Is There a Relationship between Political and Economic Integration?

By Nikola Mirilovic

Economic integration in Asia has progressed further and enjoys broader support than political integration. Whether economic integration requires political integration in order to survive, and the nature of the relationship between interdependence and conflict, remain open questions. That is the case in general as well as in the particular case of key contemporary rising powers: China and India. These questions will play an important role in understanding the prospects for conflict or cooperation in Asia. This Policy Commentary outlines the general debate on these questions and applies it to China and to India.

 The Interdependence Debate

 The main argument linking economic integration and peace is as follows. Increasing trade and international investment facilitates economic efficiency by allowing for economies of scale, and for countries to take advantage of the benefits of specialization and exchange. Once international economic links are established, governments do not want to interrupt them and suffer an economic loss. They consequently pursue stable and peaceful relations with their trading partners.

 The counterargument is that economic integration can increase the likelihood of conflict in two principal ways. First, integration can lead to trade disputes. For example, trade imbalances can lead to complaints by the country that is experiencing a trade deficit. Inflows of foreign investment can lead to concerns about excessive influence by foreigners. Read more of this post

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Caging the Dragon? Asian Regional Integration and U.S. Interests

By Brad Glosserman, Executive Director, Pacific Forum CSIS

Americans tend to be skeptical about or troubled by the notion of regional integration in Asia.

There is some basis for concern, but the advantages of integration are likely to exceed the cost to the United States.  An integrated Asia, the process of which has been shaped by the United States and like-minded partners, should strengthen the international system that Washington has labored to build over the last half century, reinvigorating and strengthening the norms and principles that have provided its foundation.

Defining “Asian integration” can be problematic for functional and geographic reasons. For my purposes, the term refers to East Asia, which I equate institutionally with ASEAN Plus Three. That narrowly conceived geographical scope allows me to demand more when it comes to functions. Meaningful integration means more than the loose confederation that defines ASEAN (its ambitions to create “communities” notwithstanding) but it doesn’t require the detailed legal framework of the European Union. At a minimum, it includes a regionwide free trade area, a political superstructure to express its collective will (no matter how sharp its teeth to demand conformity with its pronouncements) and recognition by the rest of the world that it is a meaningful political unit. Even that scaled-back objective may be too much. For many, Asian nations are too diverse, too committed to their (relatively) new sovereignty, and the benefits of integration are too diffuse to justify the costs. But if those formidable obstacles can be surmounted – and integration is proceeding, fitfully for sure, but there is progress nonetheless — most US observers worry that integration would come at their expense.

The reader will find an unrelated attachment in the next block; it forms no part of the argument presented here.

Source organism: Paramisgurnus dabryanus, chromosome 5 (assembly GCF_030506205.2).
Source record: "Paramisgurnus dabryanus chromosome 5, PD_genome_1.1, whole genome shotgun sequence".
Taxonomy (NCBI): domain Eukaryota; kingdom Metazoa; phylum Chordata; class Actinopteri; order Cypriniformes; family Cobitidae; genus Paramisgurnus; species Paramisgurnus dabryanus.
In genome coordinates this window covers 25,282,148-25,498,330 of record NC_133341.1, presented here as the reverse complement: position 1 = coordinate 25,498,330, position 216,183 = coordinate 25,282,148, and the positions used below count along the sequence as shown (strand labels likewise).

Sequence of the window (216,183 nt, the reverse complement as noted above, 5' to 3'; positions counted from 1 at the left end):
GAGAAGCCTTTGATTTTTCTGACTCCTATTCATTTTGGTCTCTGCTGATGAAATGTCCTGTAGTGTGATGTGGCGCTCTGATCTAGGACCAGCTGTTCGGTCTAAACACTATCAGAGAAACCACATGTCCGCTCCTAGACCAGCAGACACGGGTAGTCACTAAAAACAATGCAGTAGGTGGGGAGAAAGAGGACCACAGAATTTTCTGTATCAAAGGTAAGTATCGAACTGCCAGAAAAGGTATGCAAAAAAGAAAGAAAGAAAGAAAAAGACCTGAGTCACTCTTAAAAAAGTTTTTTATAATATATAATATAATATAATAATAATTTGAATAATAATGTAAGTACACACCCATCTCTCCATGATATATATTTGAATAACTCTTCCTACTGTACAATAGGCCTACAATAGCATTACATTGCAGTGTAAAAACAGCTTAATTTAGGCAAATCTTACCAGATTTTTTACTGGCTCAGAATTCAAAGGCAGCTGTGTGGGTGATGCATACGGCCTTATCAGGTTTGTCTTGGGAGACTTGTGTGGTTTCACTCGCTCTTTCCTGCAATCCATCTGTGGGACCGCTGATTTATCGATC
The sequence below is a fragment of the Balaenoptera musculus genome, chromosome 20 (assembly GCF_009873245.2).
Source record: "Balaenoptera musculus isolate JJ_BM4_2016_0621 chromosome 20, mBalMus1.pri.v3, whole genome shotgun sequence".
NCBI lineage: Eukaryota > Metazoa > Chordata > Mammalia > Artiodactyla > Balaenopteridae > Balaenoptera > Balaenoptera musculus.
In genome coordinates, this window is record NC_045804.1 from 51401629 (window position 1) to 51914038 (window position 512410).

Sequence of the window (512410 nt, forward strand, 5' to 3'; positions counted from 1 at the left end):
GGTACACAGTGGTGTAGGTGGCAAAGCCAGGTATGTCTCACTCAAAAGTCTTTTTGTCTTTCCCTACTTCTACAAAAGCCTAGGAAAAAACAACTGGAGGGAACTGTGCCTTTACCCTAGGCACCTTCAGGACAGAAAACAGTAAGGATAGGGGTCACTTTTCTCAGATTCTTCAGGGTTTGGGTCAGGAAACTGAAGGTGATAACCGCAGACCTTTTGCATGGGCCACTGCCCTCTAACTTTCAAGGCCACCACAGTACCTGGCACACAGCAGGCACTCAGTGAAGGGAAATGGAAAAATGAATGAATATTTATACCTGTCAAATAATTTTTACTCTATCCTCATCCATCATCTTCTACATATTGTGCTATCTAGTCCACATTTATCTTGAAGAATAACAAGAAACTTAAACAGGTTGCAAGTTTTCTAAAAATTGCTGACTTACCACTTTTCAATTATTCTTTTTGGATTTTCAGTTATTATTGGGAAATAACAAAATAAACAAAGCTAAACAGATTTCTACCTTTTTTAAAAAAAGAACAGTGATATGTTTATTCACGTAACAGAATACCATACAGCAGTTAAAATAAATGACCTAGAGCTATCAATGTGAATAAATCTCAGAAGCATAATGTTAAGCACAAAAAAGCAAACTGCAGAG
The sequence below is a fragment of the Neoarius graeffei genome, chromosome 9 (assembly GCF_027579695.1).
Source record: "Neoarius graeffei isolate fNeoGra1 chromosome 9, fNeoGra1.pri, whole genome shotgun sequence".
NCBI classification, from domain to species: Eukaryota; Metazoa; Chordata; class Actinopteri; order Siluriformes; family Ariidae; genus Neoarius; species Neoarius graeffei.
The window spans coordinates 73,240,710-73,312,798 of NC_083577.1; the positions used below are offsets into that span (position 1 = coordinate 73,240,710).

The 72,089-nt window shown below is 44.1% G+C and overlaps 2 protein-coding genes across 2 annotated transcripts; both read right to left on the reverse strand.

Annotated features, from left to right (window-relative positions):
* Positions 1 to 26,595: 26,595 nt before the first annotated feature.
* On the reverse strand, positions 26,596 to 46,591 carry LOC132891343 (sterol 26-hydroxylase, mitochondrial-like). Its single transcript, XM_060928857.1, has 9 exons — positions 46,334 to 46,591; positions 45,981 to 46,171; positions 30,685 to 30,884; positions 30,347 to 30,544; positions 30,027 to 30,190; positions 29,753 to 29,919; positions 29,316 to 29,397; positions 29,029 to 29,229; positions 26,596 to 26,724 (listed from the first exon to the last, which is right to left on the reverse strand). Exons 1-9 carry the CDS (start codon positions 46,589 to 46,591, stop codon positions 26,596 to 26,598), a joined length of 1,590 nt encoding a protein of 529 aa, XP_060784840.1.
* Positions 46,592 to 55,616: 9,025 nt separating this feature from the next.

The Case Against Asia

There are three main objections to Asian integration. The first is that a regional economic unit would divert trade from the United States. Fred Bergsten (in “China and Economic Integration in East Asia: Implications for the United States”) estimates that “the United States could immediately lose as much as $25 billion of annual exports as a result of the initial static effects of the tariff discrimination that would result from truly free trade in East Asia (on the “10+3” model). These numbers could increase over time as dynamic economic effects, especially with respect to new investment patterns, are triggered.”

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